How to photograph your family and your life – All about shutter speed

If you’re looking to learn a bit about photography, to be able to take photos of your family that you’re proud of, and finally get your camera off auto mode, then you’re in the right place.

This post is part of a series that will give you the basics you need to feel more comfortable with your camera.  The series will give you the information in a way that’s (hopefully!) easy to understand, as well as suggesting ideas to try out to put your new skills into practice as you go.

Each post in the series will focus on a different aspect of photography, so you can get to grips with one thing before moving on to the next.

This time the focus is on shutter speed.

 

In a previous post in this series I explained about aperture, and how we can use it to control how much light enters the camera.

The other setting we can use to control this is shutter speed.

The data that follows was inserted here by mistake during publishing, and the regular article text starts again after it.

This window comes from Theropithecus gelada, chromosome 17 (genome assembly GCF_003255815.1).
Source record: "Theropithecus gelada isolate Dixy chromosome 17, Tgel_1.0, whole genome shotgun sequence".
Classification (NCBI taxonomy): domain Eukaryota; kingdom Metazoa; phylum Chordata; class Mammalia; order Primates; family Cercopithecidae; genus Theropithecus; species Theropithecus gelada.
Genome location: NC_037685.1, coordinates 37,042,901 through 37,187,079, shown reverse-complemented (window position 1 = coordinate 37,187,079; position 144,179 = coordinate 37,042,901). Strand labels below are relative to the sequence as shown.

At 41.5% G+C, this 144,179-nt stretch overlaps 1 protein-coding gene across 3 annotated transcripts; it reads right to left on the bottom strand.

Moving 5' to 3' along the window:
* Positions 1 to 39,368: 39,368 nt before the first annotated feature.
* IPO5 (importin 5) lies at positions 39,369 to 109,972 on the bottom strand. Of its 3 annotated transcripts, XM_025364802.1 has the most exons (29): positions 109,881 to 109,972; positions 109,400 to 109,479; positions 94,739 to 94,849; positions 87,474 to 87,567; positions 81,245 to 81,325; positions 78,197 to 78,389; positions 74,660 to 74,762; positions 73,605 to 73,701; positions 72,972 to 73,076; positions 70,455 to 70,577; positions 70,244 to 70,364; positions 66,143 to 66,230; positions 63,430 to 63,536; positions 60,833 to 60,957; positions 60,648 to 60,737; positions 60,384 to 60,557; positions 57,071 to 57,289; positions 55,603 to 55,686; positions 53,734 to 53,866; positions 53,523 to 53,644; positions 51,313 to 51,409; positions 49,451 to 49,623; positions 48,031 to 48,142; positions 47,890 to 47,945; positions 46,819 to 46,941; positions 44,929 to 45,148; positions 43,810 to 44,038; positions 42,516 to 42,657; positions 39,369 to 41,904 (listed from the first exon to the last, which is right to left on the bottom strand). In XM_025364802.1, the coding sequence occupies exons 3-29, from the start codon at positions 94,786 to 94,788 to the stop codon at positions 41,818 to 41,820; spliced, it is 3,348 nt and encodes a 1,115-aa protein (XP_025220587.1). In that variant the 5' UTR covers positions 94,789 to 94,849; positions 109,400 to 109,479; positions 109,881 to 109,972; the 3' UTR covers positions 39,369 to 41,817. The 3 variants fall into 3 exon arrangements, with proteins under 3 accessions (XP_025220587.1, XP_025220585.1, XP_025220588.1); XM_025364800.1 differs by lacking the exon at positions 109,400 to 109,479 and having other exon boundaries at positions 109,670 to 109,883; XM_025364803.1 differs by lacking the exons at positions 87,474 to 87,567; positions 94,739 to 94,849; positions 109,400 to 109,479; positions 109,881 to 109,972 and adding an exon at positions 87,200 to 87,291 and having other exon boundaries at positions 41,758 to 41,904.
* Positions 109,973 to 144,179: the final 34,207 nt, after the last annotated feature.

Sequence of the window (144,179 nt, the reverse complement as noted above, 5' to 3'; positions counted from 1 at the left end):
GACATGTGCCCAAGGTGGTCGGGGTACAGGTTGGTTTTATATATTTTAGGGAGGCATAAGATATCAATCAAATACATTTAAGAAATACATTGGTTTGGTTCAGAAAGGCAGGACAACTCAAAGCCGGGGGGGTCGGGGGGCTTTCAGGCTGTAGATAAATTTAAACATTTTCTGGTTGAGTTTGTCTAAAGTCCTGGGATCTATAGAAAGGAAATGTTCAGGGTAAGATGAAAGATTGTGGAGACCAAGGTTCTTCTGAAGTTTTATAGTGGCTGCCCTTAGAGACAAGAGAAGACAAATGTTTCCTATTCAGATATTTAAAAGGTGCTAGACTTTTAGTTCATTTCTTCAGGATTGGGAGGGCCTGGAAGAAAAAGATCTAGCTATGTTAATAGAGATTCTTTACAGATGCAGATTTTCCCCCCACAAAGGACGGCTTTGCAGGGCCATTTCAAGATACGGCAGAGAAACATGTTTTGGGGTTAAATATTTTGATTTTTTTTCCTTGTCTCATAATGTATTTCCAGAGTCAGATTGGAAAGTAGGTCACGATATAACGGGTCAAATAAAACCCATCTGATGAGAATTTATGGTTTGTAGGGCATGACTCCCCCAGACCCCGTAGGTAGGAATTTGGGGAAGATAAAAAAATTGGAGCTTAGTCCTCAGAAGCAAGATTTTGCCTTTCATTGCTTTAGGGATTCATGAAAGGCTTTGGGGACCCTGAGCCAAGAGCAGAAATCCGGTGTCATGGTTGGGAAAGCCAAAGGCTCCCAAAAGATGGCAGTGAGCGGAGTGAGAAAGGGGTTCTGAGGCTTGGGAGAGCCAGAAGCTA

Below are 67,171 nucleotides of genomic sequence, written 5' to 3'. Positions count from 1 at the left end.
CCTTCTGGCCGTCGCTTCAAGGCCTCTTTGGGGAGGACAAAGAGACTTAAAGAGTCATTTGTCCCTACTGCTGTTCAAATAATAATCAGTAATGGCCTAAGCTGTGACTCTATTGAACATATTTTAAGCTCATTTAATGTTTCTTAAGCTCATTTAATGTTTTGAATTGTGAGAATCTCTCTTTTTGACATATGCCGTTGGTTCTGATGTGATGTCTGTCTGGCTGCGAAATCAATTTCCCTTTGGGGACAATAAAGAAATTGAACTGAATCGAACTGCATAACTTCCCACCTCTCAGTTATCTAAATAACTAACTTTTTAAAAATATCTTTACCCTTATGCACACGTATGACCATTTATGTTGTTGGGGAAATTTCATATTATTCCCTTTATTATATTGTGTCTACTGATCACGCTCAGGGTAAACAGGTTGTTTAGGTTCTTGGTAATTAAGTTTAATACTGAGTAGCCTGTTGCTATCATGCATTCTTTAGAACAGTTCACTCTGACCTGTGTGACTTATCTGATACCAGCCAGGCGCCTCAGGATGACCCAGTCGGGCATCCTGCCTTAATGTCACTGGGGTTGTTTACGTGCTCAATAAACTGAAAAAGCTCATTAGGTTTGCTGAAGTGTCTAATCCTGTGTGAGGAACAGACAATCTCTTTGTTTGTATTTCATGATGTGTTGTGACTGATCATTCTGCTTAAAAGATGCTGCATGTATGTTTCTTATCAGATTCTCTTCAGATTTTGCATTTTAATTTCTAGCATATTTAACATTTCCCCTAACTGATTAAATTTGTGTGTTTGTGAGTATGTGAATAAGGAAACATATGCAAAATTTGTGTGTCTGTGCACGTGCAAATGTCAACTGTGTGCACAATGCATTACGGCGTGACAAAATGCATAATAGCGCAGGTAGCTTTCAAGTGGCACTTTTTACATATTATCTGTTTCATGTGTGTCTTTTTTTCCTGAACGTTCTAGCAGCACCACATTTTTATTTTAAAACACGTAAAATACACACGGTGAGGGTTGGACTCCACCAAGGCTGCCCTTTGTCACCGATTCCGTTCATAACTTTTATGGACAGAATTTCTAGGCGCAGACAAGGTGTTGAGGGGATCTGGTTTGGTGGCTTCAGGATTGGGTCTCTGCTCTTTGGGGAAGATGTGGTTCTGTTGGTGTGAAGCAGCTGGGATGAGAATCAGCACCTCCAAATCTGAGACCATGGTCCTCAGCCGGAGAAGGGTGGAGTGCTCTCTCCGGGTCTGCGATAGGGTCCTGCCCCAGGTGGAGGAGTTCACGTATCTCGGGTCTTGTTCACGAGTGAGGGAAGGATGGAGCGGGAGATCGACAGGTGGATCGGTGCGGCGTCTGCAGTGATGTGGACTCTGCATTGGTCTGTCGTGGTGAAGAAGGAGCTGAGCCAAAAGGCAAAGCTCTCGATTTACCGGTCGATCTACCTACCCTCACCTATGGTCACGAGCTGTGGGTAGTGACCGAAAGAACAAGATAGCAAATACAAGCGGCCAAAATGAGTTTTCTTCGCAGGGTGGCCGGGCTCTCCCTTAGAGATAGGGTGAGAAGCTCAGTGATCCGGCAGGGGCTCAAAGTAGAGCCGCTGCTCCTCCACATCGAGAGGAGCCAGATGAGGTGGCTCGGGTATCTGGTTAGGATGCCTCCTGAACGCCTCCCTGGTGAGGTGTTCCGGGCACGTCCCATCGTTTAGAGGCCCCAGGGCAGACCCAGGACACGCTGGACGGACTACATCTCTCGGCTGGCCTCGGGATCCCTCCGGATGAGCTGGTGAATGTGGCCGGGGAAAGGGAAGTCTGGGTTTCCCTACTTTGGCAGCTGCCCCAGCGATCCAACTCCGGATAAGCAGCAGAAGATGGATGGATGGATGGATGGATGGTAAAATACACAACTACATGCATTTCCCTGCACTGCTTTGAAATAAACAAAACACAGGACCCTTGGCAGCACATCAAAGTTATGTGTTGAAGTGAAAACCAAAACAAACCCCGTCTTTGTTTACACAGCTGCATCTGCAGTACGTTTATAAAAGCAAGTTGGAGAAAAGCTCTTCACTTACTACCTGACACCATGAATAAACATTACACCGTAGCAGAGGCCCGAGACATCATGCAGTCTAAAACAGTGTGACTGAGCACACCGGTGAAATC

Shutter speed is, basically, the speed at which the camera’s shutter opens and closes again.

In photography shutter speeds are measured in seconds/fractions of seconds.  Each camera is different, but shutter speeds often range from a slowest possible speed of 30 seconds to a fastest possible speed of 1/4000.

 

A faster shutter speed means the shutter opens and closes really quickly, and this means less light gets into the camera.

On a bright, sunny day you’ll most likely want to use a fast shutter speed to stop your photos being overexposed.

A fast shutter speed also lets you freeze movement, which is so useful when you’re trying to photograph life with children who never sit still.

This photo of Nerys on the beach was taken with a fast shutter speed.  This meant the photo was nicely exposed and not blown out, even though it was a really bright, sunny day at the beach.

Using a fast shutter speed also froze the action of the water pouring out of the spade.  You can see lots of individual drops of water, rather than them all blurring together.